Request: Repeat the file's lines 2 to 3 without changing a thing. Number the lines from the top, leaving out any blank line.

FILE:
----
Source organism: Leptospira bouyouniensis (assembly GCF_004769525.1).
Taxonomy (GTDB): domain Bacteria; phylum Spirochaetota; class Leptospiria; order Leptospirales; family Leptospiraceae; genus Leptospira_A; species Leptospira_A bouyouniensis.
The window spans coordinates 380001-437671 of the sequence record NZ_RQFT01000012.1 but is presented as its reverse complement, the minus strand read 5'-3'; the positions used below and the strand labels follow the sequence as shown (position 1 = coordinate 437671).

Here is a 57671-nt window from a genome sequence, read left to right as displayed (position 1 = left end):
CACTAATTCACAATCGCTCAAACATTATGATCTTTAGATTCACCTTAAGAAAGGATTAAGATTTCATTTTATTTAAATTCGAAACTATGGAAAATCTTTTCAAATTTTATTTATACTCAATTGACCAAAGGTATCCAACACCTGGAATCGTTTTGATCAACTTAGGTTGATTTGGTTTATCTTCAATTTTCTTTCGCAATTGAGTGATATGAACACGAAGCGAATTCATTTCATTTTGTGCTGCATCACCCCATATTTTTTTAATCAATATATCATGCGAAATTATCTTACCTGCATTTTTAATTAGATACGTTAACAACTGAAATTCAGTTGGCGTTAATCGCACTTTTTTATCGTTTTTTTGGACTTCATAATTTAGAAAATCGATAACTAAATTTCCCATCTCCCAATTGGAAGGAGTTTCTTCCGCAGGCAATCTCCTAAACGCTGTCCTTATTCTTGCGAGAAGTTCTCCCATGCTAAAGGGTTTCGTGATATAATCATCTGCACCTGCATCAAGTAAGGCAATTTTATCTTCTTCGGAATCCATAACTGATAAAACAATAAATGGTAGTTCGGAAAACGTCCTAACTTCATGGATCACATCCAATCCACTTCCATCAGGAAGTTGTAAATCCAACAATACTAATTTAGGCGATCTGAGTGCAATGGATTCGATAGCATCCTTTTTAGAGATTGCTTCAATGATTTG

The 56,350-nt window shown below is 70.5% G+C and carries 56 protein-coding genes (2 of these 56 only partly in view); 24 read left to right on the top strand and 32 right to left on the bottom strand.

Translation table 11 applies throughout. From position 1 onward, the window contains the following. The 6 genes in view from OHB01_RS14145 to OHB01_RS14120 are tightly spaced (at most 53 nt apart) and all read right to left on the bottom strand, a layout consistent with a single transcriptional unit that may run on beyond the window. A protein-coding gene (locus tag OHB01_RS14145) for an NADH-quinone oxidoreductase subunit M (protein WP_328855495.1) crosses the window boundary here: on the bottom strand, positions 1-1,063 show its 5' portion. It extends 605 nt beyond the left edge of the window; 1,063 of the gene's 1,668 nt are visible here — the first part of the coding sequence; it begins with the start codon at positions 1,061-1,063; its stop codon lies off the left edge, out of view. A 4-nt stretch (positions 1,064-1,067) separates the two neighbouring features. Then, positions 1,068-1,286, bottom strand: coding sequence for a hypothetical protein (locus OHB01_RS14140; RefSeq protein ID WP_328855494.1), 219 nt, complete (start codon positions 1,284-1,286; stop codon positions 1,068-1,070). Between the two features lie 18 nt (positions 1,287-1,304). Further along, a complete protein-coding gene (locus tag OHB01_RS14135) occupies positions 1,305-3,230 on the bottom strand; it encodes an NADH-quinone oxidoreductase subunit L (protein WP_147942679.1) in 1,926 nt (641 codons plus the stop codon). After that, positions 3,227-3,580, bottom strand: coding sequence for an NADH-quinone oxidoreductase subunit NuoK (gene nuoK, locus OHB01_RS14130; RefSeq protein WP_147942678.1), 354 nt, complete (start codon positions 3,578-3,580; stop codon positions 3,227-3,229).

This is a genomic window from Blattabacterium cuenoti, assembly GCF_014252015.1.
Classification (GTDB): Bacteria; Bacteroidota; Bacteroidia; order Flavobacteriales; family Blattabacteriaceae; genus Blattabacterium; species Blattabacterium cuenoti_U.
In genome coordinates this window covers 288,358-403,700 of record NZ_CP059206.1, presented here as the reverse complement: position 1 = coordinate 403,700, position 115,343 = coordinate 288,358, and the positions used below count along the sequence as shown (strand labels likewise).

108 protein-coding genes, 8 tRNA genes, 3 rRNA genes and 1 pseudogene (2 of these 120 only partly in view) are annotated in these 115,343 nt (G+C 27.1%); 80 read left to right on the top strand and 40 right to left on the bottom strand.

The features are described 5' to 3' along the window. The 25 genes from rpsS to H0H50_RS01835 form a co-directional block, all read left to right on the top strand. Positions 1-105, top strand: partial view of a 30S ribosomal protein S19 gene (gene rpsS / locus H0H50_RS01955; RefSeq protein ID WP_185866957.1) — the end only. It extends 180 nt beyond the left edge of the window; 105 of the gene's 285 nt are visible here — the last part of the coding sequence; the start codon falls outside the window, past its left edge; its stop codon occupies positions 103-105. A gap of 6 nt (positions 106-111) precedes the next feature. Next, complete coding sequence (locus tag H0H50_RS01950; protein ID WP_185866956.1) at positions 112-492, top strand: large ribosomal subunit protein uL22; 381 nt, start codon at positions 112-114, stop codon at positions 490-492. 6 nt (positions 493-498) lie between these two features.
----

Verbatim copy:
Taxonomy (GTDB): domain Bacteria; phylum Spirochaetota; class Leptospiria; order Leptospirales; family Leptospiraceae; genus Leptospira_A; species Leptospira_A bouyouniensis.
The window spans coordinates 380001-437671 of the sequence record NZ_RQFT01000012.1 but is presented as its reverse complement, the minus strand read 5'-3'; the positions used below and the strand labels follow the sequence as shown (position 1 = coordinate 437671).